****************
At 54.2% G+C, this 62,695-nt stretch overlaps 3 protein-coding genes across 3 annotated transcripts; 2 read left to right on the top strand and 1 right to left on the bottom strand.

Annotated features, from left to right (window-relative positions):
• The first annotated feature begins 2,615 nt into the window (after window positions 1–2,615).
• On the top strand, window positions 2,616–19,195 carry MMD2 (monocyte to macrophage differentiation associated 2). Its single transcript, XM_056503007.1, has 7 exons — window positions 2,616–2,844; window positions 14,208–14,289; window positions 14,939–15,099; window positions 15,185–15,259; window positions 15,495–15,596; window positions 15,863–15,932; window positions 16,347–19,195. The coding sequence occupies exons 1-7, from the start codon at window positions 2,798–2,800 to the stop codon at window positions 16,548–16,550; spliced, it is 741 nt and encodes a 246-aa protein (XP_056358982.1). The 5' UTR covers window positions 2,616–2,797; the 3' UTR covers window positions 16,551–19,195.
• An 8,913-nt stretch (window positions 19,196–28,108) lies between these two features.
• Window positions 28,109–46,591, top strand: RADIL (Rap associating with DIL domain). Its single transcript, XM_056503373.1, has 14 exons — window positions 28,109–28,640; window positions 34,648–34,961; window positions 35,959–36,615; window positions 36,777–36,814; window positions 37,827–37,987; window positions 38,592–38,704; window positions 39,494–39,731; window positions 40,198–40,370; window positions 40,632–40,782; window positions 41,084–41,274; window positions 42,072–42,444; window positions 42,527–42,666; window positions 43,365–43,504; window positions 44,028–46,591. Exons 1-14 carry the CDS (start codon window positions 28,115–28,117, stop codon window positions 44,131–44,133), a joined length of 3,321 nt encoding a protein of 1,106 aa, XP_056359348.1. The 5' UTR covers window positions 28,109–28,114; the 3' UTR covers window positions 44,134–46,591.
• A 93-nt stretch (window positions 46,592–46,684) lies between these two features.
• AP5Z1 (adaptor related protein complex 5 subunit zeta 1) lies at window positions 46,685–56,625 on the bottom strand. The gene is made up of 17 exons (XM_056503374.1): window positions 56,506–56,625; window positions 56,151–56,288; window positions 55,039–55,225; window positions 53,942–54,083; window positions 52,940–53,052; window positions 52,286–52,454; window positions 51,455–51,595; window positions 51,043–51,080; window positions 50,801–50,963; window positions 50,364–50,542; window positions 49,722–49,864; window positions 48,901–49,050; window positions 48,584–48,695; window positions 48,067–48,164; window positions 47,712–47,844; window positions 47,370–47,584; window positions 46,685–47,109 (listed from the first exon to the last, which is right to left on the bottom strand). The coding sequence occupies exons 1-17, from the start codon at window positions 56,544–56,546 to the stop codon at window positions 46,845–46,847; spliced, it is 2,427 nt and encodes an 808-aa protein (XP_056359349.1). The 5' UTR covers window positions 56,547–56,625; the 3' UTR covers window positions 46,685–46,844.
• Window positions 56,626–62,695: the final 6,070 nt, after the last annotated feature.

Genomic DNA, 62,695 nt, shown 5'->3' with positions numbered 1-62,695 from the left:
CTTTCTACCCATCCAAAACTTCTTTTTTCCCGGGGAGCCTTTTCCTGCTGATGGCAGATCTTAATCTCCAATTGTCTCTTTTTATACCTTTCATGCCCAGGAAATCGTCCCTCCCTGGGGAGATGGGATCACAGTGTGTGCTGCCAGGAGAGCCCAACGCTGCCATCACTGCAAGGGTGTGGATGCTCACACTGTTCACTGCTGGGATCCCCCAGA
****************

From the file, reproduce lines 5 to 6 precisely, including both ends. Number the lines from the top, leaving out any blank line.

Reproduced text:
• An 8,913-nt stretch (window positions 19,196–28,108) lies between these two features.
• Window positions 28,109–46,591, top strand: RADIL (Rap associating with DIL domain). Its single transcript, XM_056503373.1, has 14 exons — window positions 28,109–28,640; window positions 34,648–34,961; window positions 35,959–36,615; window positions 36,777–36,814; window positions 37,827–37,987; window positions 38,592–38,704; window positions 39,494–39,731; window positions 40,198–40,370; window positions 40,632–40,782; window positions 41,084–41,274; window positions 42,072–42,444; window positions 42,527–42,666; window positions 43,365–43,504; window positions 44,028–46,591. Exons 1-14 carry the CDS (start codon window positions 28,115–28,117, stop codon window positions 44,131–44,133), a joined length of 3,321 nt encoding a protein of 1,106 aa, XP_056359348.1. The 5' UTR covers window positions 28,109–28,114; the 3' UTR covers window positions 44,134–46,591.